First Permanent Capital and City of Vitality
Without a doubt, the cities I am referring to are Nara (奈良市) and Osaka (大阪) respectively. Nara, formerly known as Heijo (平城), was Japan’s first permanent capital, established in 710. Due to its historic status, Nara is replete with historic treasures and cultural significance. It is also home to some of Japan’s oldest and largest temples. Unfortunately, given its close proximity to two more popular tourist cities (approximately one hour by train from Kyoto and Osaka), little attention has been paid to Nara as a result. More often than not, it is just a by-the-way side trip people make before/after Kyoto or Osaka. Nara does have a lot offer, especially shrines and temples. Just need to give it the due attention it deserves, I reckon.
Here’s the whole lot of us taking a group photograph in front of the Nandaimon Gate (南大門) leading to Todaiji Temple (東大寺), one of the most historically significant temples in Japan. The gate, reconstructed in 1199 after a burndown in 1180, is in itself a rather impressive monument, not to mention humongous. There are apparently two statues by the side of the gate, guarding the temple (and since the gate is the gateway to the temple, it kind of makes sense) but since nobody explained that to us and we didn’t do any prior read-up, we didn’t really notice the statues. Oh well… part of the problem with guided tours is this reliance leading to false impressions that one will learn everything from the tour leader/guide.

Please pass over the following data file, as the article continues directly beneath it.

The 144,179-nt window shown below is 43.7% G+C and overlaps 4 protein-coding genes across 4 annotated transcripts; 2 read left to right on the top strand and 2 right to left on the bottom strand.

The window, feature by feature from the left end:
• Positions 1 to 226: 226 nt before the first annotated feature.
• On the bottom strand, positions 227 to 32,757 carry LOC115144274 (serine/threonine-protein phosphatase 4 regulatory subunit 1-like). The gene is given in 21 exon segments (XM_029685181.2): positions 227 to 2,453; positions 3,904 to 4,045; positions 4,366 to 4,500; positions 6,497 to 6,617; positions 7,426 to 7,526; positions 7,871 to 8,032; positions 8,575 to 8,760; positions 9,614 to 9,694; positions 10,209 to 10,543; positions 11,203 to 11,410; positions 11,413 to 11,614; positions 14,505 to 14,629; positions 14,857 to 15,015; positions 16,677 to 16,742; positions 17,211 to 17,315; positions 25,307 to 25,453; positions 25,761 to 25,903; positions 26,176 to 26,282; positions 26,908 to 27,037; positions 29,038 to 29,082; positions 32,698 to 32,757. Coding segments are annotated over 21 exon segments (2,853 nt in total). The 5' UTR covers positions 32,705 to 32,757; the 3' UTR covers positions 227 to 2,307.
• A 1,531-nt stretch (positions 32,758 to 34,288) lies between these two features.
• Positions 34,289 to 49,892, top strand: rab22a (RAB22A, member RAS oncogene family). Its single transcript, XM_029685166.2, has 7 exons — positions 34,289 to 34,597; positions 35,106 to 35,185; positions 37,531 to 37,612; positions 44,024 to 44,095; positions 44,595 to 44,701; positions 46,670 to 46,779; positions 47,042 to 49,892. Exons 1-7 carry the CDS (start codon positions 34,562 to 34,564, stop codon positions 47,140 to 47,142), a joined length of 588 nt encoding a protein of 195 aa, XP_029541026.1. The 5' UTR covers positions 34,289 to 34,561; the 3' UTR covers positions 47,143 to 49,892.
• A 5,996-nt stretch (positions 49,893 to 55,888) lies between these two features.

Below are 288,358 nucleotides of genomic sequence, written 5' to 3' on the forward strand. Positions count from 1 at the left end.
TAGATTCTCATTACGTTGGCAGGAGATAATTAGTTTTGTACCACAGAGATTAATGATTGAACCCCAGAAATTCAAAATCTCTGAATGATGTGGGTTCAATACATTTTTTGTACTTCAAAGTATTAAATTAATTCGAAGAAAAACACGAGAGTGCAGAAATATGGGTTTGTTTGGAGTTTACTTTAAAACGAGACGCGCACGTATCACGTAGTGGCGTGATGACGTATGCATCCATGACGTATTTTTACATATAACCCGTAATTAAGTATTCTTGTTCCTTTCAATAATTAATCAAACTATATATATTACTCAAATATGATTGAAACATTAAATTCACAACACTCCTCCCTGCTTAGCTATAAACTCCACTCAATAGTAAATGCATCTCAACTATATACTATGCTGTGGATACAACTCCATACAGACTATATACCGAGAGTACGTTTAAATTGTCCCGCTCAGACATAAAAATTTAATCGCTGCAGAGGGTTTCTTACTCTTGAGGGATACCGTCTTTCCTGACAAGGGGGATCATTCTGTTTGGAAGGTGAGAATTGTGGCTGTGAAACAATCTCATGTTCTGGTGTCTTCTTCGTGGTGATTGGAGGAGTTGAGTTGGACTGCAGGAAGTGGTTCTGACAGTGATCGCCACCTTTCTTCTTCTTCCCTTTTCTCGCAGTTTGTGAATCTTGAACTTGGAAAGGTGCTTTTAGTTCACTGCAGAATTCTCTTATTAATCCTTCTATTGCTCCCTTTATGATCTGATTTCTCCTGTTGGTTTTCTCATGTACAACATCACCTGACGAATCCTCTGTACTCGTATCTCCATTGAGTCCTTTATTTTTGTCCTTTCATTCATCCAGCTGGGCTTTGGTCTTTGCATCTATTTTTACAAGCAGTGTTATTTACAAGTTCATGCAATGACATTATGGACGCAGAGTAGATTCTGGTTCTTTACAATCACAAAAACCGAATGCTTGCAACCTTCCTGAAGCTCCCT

And then the Eastern Great Temple (Todaiji Temple) came into sight as we crossed the Nandaimon Gate. On a rather non-related note… may I just comment on how much I just love all the entrance tickets we’d received on the trip? Interesting, and very pretty. Shows that the Japanese take pride even in the smallest details.
One of the reasons why Todaiji Temple is as famous as it is lies in the the word’s largest bronze statue of the Virocana Buddha (大仏) in the main hall, measuring almost 15 metres in height. It was rumoured that this project nearly crippled Japan’s economy at that time due to the massive demand of so much bronze for the statue. While I do have some pictures of the statue, I find them non-impressive in general (and thus does no justice to the real thing) so there is no intention to post any of it up here.